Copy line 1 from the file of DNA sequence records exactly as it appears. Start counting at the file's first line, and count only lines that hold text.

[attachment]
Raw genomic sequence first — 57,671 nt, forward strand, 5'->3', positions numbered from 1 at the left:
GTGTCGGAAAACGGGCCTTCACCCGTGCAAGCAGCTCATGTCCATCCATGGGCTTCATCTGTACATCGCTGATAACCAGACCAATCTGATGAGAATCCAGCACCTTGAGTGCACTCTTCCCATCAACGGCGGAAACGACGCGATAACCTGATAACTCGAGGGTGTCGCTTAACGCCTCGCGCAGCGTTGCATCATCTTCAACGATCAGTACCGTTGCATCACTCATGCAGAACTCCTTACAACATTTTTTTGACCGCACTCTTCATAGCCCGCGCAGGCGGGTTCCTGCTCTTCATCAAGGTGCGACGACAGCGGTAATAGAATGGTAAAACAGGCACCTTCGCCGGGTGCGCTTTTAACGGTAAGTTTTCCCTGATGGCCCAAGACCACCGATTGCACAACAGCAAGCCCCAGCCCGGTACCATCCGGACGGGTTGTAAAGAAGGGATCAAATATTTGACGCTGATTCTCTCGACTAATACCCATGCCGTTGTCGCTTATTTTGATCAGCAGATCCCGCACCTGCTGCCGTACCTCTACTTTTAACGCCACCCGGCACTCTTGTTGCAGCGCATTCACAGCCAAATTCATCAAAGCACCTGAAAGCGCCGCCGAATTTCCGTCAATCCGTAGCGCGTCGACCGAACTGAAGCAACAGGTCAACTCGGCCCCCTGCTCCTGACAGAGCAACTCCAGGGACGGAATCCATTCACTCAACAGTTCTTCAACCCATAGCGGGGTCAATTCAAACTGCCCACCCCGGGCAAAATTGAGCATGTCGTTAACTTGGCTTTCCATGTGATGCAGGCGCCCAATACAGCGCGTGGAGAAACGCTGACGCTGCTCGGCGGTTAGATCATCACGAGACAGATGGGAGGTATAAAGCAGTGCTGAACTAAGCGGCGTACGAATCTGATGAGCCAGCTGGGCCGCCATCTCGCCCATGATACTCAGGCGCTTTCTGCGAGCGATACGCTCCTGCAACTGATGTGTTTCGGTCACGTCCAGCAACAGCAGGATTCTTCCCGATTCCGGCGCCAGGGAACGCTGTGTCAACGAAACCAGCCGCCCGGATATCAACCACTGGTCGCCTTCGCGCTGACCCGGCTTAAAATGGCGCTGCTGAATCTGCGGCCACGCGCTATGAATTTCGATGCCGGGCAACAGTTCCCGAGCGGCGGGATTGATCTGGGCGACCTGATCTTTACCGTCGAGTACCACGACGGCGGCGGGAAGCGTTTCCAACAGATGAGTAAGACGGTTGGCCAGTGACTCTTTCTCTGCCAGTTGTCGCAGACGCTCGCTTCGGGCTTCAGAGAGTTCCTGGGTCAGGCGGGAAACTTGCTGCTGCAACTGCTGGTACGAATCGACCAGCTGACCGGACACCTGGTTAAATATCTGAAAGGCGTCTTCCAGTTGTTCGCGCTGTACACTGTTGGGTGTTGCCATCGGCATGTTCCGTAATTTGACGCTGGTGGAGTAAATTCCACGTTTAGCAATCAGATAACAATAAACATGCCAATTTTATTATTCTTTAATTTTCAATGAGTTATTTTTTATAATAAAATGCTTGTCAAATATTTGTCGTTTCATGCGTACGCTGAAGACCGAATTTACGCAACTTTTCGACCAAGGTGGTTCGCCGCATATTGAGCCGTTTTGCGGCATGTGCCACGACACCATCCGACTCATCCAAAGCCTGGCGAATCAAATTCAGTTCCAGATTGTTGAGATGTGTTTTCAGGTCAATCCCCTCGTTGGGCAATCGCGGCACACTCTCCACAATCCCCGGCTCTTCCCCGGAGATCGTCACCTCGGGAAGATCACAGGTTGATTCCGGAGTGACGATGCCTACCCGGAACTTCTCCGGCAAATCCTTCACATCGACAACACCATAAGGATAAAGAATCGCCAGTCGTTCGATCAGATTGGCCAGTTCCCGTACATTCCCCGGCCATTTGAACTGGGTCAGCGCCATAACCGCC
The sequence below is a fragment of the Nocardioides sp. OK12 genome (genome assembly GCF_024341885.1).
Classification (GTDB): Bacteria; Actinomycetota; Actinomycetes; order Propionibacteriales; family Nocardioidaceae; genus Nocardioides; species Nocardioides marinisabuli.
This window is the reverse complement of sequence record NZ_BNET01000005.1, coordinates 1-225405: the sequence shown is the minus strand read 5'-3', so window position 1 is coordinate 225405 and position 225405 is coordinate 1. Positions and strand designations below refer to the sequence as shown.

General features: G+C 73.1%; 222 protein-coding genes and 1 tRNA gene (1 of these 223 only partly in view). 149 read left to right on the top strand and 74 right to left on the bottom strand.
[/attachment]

Raw genomic sequence first — 57,671 nt, forward strand, 5'->3', positions numbered from 1 at the left: